BCG's study pinpoints key characteristics of successful divestors. They are careful to tamp down the emotion: they decide objectively and make sure their decisions are in sync with the company's strategy. They are guided by facts about the value of the spin-off business to the parent business compared with its value to others, for instance. They also know the value of what's for sale: they are clear about the factors that will really drive value for the divestment candidate's acquirers.

Successful divestors also tell great stories. They know that the facts are crucial, but a compelling, customized narrative is what gets buyers excited. And they set up "command centers," ensuring that their divestitures are run systematically through a dedicated divestiture project office. Such an office helps to ensure that the deal does not distract senior management from the day-to-day running of the business.

Asia Asserts Itself on the Dealmaking Stage

The two-decade growth in the number of acquisitions worldwide by companies from the Asia-Pacific region did not gear down much in 2011. Although overall M&A activity in 2011 was still dominated by Western companies -- Asian buyers were involved in about 14 percent of the deals, accounting for about 15 percent of the global total -- their impact is growing.

"Dynamic Asian companies with growing appetites for M&A aren't just snapping up targets in emerging markets," said Alexander Roos, a BCG partner and a coauthor of the report. "While Asian challengers have been growing rich with cash and more sophisticated, they've been looking at the established U.S. and European markets. They're moving up the value chain to acquire technology, natural resources, brands, and other valuable assets."

In the past decade, the number of Asia-to-established-market deals rose by a 6 percent compound annual growth rate, while the deal value rose even faster -- 11 percent per year. For comparison, Asia-to-nonestablished-market deals grew at just 4 percent annually.

Indian companies have been expanding their share of Asia-to-established-market deals over the past decade. In one telling example, an automotive company paid more than $2 billion for auto marques from a British company.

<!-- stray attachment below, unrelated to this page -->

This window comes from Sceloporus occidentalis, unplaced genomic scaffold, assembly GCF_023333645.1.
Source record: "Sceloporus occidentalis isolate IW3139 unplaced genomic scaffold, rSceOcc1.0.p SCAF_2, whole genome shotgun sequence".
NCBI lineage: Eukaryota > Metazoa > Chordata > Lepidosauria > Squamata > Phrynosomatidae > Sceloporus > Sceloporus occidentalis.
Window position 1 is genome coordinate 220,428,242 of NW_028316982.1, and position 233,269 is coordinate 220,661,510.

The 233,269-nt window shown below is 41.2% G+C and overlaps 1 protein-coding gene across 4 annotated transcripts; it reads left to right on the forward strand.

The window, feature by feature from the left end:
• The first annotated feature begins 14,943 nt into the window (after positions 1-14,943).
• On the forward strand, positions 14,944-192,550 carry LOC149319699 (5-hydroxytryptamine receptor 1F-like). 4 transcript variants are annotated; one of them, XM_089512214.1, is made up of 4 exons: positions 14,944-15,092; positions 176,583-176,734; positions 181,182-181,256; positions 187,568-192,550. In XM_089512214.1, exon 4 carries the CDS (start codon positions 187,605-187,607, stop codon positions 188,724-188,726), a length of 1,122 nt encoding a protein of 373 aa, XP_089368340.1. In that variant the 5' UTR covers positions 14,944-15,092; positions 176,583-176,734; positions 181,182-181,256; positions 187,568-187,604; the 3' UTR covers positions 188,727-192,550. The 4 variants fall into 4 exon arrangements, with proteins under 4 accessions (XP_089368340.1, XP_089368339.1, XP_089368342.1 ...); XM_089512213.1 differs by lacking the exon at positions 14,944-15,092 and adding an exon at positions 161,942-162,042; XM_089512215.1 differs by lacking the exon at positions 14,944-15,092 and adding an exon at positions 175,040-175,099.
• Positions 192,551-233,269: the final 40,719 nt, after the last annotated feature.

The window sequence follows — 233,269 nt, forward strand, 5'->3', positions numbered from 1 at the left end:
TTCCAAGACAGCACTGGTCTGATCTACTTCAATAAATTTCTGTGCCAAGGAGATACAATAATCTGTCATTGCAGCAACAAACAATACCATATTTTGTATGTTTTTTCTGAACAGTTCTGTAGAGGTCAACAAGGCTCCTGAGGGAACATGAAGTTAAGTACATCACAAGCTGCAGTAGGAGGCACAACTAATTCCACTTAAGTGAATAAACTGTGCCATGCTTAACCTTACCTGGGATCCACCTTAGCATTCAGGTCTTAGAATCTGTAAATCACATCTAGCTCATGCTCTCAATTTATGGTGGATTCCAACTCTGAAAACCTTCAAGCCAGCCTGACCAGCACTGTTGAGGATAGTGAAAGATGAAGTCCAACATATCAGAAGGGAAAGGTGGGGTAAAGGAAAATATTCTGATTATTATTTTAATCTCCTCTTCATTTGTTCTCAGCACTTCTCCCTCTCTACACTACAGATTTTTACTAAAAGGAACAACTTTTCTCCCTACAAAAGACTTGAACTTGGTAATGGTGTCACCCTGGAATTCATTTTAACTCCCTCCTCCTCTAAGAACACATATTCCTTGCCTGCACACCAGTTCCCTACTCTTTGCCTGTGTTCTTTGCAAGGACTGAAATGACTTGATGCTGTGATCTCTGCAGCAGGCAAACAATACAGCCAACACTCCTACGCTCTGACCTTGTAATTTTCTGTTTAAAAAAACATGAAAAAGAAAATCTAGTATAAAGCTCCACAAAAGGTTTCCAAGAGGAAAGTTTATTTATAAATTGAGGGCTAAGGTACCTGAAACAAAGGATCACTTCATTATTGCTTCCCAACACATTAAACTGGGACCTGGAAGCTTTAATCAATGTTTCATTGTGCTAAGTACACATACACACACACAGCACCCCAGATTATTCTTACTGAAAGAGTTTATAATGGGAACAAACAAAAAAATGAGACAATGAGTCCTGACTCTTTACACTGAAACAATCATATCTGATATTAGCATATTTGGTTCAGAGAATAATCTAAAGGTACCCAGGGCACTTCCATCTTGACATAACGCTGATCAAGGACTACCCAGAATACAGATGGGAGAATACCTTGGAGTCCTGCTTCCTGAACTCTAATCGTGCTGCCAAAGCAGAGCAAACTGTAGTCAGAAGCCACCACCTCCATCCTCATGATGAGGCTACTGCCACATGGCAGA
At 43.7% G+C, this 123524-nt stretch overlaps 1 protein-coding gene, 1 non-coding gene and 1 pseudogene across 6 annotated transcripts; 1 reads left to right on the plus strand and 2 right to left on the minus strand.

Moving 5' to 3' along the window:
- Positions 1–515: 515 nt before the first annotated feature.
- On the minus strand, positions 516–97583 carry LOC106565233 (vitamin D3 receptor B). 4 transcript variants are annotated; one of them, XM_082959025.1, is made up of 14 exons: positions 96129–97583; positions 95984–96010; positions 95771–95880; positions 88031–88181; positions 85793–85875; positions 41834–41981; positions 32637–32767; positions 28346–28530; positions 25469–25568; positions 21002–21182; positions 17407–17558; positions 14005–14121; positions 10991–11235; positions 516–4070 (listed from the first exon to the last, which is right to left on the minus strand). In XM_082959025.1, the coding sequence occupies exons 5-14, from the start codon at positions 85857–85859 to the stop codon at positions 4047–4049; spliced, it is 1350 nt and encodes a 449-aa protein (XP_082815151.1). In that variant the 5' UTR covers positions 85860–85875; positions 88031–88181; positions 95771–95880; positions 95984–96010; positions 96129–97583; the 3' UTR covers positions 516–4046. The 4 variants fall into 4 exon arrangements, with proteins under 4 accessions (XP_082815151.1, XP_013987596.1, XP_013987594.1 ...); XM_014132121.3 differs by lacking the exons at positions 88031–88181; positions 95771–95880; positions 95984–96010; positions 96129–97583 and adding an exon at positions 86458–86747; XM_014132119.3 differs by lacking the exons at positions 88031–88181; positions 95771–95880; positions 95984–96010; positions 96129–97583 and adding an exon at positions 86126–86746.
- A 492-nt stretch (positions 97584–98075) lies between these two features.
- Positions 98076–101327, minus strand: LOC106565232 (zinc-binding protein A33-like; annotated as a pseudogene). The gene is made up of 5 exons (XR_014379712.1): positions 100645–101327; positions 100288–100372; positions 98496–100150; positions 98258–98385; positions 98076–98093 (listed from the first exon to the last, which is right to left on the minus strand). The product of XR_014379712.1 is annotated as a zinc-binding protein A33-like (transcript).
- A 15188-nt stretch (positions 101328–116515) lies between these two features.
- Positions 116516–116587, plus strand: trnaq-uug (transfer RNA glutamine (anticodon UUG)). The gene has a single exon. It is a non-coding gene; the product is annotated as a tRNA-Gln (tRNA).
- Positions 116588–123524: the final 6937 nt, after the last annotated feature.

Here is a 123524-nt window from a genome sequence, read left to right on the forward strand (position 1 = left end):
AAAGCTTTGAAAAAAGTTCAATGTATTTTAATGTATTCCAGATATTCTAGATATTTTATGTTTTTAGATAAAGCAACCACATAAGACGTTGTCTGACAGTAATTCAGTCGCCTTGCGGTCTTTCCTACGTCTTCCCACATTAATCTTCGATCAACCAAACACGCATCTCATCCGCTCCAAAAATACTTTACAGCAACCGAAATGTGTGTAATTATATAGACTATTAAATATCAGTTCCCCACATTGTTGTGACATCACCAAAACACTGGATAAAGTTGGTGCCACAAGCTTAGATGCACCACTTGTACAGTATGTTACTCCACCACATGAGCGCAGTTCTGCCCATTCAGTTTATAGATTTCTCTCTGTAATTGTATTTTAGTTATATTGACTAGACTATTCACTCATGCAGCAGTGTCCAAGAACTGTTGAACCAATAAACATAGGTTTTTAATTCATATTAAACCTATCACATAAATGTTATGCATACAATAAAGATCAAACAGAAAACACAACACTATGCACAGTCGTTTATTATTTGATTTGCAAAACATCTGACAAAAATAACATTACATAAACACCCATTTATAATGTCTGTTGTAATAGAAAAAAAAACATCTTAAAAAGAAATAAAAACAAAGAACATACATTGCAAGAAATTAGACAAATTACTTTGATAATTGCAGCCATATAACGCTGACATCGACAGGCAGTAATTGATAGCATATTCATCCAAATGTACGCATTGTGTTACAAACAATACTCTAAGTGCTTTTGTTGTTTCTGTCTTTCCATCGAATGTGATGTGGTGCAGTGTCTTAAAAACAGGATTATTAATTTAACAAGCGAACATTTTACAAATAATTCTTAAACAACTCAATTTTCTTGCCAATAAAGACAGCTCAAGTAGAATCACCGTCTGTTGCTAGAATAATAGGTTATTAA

Yet the power is shifting: the Chinese Dragon has begun to overtake the Indian tiger. Chinese companies have been very aggressively pursuing outbound transactions in North America and Europe since 2007. China's share of Asia-to-established-market deals was 15 percent from 2006 through 2011, up from 11 percent from 2001 through 2005. 

Behind China's assertive moves lie crucial factors that business leaders in the rest of the world must not ignore. China's Twelfth Five-Year Plan -- the national government's official economic policy -- calls for the development of seven strategic industries: energy savings and environmental protection, new information technology, biotechnology, high-end equipment manufacturing, new and renewable energy, new materials, and new-energy vehicles. The government has said that the value-added output of these industries will increase to 15 percent of China's GDP by 2020.

Necessary Perspective: M&A as A Strategic Tool for Buoying Value

BCG's 2012 M&A report concludes by urging business leaders not to let uncertainty about a rebound in dealmaking deter them from viewing M&A as a truly strategic tool for buoying shareholder value.

These are the days for coolly reevaluating every asset in the corporate portfolio -- each in light of its long-term value to shareholders as opposed to its value to other investors. And these are the best times to be looking for acquisition opportunities that, when properly integrated, will add significant value over the long haul. Furthermore, quieter times like these are the very best times to fine-tune and lubricate the organization's dealmaking machinery.

A copy of the report can be downloaded at

To arrange an interview with one of the authors, please contact Eric Gregoire at +1 617 850 3783 or